CDC Further Links Vape Illnesses to Thickening Agent

Agency says outbreak separate from increase in underage vaping
Photograph: Shutterstock

ATLANTA Federal health agencies have drawn a stronger connection to last fall’s outbreak of lung illnesses and deaths related to vaping to the use of vitamin E acetate, sometimes used as a thickening agent in products containing tetrahydrocannabinol (THC), with the relationship a separate matter from the increase in underage vaping, officials said.

In its February 2020 cover story, CSP magazine editors say sources allege that state and federal health officials last fall would often speak of the outbreak and the youth-vaping issue as related matters, which may have led to at least eight states enacting bans on flavored vaping. In the same period, the federal government raised the minimum age for purchasing tobacco products from 18 to 21 and the U.S. Food and Drug Administration (FDA) announced it would use its enforcement powers to temporarily remove flavored vaping cartridges, excluding tobacco and menthol flavors, from the market.

In a Jan. 17 press release, the Centers for Disease Control and Prevention (CDC), Atlanta, cited a new report published in the New England Journal of Medicine that called the outbreak of lung-illnesses that began last summer and peaked in September 2019 “distinct” from the ongoing epidemic of e-cigarette product use among U.S. youth.

The CDC statement said, “The … outbreak primarily affects young adults, is driven by the use of THC-containing products from informal sources and is strongly linked to vitamin E acetate. In contrast, the youth e-cigarette, or vaping, product use epidemic primarily affects adolescents, is driven by use of nicotine-containing products obtained mostly from formal sources and has been caused by multiple factors, including advertising, attractive flavors—particularly in cartridge-based products—and the availability of easily concealable devices that deliver high levels of nicotine.”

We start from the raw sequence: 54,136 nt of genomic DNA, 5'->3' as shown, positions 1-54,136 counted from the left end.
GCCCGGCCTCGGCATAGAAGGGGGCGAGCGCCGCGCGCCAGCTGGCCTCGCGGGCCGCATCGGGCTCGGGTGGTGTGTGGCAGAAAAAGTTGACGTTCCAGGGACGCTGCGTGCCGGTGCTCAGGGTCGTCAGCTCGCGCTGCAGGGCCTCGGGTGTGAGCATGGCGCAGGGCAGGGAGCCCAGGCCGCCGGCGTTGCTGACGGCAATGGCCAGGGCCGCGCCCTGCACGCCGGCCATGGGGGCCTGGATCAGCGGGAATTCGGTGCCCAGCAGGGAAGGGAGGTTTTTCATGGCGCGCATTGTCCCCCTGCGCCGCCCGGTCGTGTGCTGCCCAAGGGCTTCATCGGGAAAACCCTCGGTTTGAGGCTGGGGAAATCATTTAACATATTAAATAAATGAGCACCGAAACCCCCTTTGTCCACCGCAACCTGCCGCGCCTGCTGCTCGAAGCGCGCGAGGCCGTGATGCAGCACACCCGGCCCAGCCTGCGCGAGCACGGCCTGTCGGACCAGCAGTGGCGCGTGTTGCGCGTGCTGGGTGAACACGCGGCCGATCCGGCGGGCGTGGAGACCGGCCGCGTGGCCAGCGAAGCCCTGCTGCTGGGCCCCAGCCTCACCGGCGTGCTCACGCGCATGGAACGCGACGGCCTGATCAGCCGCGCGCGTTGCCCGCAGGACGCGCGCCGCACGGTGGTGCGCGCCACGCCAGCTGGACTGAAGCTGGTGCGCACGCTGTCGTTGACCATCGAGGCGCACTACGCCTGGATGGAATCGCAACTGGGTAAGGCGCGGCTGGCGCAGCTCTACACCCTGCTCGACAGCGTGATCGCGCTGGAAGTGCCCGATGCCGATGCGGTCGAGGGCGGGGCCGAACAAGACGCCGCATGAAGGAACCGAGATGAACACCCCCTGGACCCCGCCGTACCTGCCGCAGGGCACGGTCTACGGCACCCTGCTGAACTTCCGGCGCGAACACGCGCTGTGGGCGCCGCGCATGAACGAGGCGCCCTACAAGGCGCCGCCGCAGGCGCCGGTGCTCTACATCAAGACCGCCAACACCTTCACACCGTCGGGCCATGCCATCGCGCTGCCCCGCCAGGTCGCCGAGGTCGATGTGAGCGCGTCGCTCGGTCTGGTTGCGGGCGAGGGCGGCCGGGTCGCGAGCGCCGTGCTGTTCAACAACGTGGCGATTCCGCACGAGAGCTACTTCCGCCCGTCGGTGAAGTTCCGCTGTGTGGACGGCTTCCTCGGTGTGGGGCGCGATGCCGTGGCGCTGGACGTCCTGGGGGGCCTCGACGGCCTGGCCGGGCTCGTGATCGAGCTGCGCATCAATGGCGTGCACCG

Initially, the CDC and other federal health officials held a press conference in early September to talk publicly about the outbreak. The agency did not make a major announcement about the connection to THC, the psychoactive element in marijuana, and vitamin E acetate, until two months later. In that time, Massachusetts, Michigan, Montana, New York, Oregon, Rhode Island, Utah and Washington enacted some form of vaping restriction, with New Jersey taking action in January.

Since the November announcement tying the lung illnesses to THC and vitamin E acetate, the CDC pointed to at least seven new studies showing the connections between those elements. “These reports build on the continued scientific progress CDC and our partners have made to reduce the number of [lung illness] cases,” said Robert Redfield, a director with the CDC. “It is also critically important that we continue to do all we can do to protect Americans—particularly young people—from this serious health threat.”

In its January statement, the CDC said that along with the FDA, the two agencies recommend that people not use THC-containing e-cigarette, or vaping, products, particularly from informal sources.

Vitamin E acetate should not be added to any e-cigarette, or vaping, products, the agencies said. Additionally, people should not add any other substances not intended by the manufacturer to products, including products purchased through retail establishments.

The agencies also recommended that ex-smokers now vaping should not go back to smoking and that young people and pregnant women should not use vaping products.

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